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On 30 November 2016, the Scottish Law Commission (‘SLC’) published a discussion paper on penalty clauses as part of its current review of contract law in Scotland (‘2016 Discussion Paper’). It has been a long standing principle of Scots law (and the law of England and Wales) that penalty clauses are unenforceable. Identifying a need for review of this area of the law, SLC previously published a discussion paper (1997) and report (1999) on the issue which set out proposals for reform. However, following a consultation on a draft Penalty Clauses (Scotland) Bill (which took forward the recommendations made by the SLC) the Scottish Government determined that further work was required in relation to this area of the law.

What are Penalty Clauses?

Under Scots law, a breach of contract will give rise to a claim for damages. Where damages are claimed, the amount of damages awarded by the court are limited to the loss actually suffered by the innocent party. It is often the case that the parties to a contract will wish to agree in advance what will happen in the event of a breach of the agreement. Such contractual provisions may include agreeing the amount of damages that will be paid upon a breach. Provided that the amount stated is a genuine pre-estimation of the loss suffered, such clauses which are referred to as ‘liquidated damages clauses’, are enforceable. However, if the contractual provision provides for a sum which has the intention of penalising the party in breach (rather than pre-estimating the loss that could be suffered by the innocent party), it will be struck down as being an unenforceable penalty clause.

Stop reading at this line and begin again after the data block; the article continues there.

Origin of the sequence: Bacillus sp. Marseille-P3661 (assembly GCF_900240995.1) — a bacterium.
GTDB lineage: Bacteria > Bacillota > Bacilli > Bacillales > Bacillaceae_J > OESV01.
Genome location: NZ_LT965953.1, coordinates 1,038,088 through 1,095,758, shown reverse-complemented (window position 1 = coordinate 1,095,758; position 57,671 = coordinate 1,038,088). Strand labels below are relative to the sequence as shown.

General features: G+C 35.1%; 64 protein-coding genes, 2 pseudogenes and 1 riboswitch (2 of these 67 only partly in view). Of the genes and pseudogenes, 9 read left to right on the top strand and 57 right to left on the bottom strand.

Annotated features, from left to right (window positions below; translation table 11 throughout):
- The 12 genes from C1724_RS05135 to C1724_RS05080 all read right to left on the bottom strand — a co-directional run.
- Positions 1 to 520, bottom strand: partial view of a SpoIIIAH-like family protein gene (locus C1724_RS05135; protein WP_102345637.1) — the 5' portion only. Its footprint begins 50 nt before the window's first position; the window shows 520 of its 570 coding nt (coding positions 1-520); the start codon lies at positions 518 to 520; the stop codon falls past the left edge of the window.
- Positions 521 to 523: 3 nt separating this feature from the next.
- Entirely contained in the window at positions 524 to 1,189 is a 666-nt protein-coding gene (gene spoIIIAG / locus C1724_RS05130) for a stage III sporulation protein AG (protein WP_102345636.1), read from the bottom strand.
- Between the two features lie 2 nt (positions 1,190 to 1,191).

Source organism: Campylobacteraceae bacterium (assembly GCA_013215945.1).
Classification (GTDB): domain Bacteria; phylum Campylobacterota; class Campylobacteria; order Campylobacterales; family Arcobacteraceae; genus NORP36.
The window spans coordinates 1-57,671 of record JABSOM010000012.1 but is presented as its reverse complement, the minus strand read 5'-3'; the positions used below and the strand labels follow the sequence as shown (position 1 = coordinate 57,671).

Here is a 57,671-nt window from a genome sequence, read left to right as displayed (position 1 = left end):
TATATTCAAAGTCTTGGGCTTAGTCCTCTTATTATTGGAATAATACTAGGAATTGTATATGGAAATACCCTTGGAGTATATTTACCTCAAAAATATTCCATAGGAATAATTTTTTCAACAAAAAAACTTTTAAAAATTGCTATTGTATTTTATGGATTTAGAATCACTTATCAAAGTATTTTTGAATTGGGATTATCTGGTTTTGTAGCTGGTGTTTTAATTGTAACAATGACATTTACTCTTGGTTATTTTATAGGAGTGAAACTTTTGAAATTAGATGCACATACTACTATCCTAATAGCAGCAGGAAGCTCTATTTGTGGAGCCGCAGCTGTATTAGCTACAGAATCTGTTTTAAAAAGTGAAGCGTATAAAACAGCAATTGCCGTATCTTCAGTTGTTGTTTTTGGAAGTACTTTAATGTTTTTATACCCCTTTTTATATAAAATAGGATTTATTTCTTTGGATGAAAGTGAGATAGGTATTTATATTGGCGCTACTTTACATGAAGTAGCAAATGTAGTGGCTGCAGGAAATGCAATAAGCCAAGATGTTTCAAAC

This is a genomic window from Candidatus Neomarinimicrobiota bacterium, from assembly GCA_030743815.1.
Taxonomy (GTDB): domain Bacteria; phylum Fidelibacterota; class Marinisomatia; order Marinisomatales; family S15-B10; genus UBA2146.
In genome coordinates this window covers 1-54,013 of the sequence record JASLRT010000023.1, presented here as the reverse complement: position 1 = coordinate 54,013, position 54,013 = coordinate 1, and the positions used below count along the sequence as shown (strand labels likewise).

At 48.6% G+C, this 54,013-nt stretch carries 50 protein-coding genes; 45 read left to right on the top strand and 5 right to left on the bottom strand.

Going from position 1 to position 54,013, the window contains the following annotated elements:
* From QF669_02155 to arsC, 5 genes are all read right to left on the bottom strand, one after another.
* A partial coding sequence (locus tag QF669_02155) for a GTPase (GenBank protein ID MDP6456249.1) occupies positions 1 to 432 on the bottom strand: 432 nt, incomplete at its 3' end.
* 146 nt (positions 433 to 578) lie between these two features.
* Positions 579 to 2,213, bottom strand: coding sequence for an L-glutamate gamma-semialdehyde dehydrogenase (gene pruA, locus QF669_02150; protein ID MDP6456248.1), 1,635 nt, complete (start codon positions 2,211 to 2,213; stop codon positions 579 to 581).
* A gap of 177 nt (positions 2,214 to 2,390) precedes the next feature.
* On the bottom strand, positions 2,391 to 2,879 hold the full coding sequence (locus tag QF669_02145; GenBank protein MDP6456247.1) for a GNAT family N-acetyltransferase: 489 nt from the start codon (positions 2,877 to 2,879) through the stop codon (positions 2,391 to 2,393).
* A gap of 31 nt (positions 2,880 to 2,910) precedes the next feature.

Dunlop Pneumatic Tyre Co v New Garage & Motor Co [1915] AC 79

The general principle that penalty clauses are unenforceable arose from the judgment of Lord Dunedin in the 1915 House of Lords case of Dunlop Pneumatic Tyre Co v New Garage & Motor Co. Dunlop Pneumatic Tyre Co (‘Dunlop’) were manufacturers of motor tyres, covers and tubes. In order to prevent underselling, Dunlop would sell goods to purchasers at a discount provided that the purchaser entered into a price maintenance agreement, pursuant to which it agreed not to resell the goods at a discount or at a price less than the list price (‘Price Maintenance Agreement’). The Price Maintenance Agreement also required the purchaser (as agent for Dunlop) to obtain similar undertakings from any sub-purchasers who were trade customers. Dunlop sold goods to a purchaser who subsequently sold them to New Garage & Motor Co. Despite having entered into the Price Maintenance Agreement, New Garage & Motor Co sold a tyre cover to a purchaser at a price less than the list price in breach of the agreement. The Price Maintenance Agreement provided that New Garage & Motor Co were required to pay Dunlop a specified sum for each type, cover or tube sold in breach of the agreement ‘as and by way of liquidated damages and not as a penalty’.